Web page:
Legendary Cleveland Browns running back Jim Brown has remained active within the organization has a team spokesman of sorts, and his title of executive adviser has given him an official voice within the team.
But now that Mike Holmgren has taken over as the Browns' president and grand pooh-bah of all things football, Brown has taken on a somewhat lesser role. He no longer holds the executive adviser title, according to Jeff Schudel of The News-Herald.
After a recent meeting with Brown, Holmgren has decided that the Hall of Fame running back, who played for Cleveland from 1957-65, will remain involved with the team but not in an official capacity. The news was confirmed by Browns public relations director Neal Gulkis.
"He's still part of the Browns family," Gulkis said. "He's the greatest running back of all time. He'll talk with Randy (Browns owner Randy Lerner), Mike and Eric (head coach Eric Mangini) and the players like he has in the past. He spoke at the rookie minicamp. His role hasn't really changed."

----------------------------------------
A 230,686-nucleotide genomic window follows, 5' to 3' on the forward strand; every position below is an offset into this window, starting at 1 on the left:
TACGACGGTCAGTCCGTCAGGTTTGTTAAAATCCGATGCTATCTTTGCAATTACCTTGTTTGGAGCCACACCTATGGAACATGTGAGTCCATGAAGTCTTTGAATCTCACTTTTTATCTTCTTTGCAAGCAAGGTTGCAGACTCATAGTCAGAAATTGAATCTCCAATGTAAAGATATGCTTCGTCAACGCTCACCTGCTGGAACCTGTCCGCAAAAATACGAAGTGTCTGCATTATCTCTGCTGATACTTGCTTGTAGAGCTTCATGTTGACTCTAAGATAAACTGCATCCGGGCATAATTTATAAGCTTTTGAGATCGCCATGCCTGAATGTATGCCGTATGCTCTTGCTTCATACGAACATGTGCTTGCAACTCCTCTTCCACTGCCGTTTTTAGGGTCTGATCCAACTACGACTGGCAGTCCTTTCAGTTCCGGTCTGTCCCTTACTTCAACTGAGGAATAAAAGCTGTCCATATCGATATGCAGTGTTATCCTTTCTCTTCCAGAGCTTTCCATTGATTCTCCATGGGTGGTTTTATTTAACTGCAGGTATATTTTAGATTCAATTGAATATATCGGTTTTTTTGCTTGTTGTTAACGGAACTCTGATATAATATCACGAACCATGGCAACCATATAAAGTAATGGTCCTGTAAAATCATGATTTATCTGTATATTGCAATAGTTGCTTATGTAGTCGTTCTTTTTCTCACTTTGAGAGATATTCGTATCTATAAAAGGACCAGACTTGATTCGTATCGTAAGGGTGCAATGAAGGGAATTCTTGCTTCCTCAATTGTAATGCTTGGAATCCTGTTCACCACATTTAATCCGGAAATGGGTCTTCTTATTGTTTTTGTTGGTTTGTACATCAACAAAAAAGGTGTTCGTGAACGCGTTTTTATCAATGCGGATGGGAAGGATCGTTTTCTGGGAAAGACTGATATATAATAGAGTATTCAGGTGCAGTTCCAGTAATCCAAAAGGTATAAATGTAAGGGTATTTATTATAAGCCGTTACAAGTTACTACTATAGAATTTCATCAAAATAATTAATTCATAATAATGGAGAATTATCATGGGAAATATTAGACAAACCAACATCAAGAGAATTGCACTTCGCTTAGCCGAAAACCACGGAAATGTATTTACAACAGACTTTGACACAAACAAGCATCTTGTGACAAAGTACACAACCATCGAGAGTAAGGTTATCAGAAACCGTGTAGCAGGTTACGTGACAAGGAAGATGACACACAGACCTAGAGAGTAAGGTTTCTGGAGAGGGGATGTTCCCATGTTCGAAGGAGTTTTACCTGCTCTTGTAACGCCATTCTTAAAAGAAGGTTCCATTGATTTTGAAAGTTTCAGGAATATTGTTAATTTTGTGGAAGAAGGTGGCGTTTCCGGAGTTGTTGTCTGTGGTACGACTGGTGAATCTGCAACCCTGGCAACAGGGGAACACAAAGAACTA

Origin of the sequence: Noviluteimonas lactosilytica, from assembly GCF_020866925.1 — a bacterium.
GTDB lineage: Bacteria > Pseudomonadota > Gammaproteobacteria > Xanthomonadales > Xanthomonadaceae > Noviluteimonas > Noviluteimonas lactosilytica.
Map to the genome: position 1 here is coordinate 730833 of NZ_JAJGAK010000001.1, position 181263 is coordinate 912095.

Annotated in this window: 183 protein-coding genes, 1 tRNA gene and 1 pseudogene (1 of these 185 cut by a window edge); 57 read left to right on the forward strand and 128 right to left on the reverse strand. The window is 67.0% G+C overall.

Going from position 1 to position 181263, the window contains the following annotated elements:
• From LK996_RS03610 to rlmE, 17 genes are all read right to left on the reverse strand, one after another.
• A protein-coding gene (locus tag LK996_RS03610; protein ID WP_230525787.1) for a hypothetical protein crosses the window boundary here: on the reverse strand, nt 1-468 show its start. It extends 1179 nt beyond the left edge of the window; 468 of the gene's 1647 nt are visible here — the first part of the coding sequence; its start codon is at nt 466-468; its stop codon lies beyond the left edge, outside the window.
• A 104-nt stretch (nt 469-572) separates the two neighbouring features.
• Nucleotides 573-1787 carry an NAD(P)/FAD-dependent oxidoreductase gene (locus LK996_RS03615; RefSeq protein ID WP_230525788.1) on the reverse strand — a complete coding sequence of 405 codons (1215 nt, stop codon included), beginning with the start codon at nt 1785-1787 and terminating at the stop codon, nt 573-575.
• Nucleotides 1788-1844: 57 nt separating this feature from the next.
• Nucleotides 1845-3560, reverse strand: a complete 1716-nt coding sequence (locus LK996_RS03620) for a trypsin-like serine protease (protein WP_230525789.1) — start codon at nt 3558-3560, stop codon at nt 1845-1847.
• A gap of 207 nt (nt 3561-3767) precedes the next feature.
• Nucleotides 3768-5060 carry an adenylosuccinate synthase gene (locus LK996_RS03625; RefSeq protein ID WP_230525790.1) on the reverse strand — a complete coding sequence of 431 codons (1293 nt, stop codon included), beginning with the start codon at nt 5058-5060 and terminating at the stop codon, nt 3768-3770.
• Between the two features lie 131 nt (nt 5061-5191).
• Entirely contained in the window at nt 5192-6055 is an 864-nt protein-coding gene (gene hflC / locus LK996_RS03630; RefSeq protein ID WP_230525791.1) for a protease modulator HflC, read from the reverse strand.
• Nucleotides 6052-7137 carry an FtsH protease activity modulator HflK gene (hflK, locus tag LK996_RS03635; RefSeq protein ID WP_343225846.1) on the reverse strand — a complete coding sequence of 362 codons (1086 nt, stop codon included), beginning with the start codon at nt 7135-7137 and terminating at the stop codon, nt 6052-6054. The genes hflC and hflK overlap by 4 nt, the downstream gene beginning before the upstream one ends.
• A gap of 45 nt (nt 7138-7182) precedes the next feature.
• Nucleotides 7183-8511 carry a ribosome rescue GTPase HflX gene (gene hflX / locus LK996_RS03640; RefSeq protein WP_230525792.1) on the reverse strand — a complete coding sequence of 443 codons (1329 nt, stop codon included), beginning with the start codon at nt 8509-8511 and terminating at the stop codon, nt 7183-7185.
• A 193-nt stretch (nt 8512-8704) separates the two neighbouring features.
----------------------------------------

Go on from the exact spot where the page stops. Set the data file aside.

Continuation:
While this might not be huge news, we think it's a good move on Holmgren's part. It's sometimes risky to allow former players to have too much influence on an organization, especially if he is not involved with the team on a day-to-day basis. Brown is certainly deserving of the deference he has received over the years, but it seems more appropriate that he no longer acts in an official capacity. We can't think of another player who has had similar influence on his former club, and there's good reason for that preference; no matter what a player has done on the field, an organization must move on once he is retired.
Again, it's good to make it known that all former players — especially ones with careers as brilliant as Brown's — to remain close to the team. But it is not healthy for a team to allow any former player to have undue influence on current players and even coaches and administrators, as Brown has had over the years.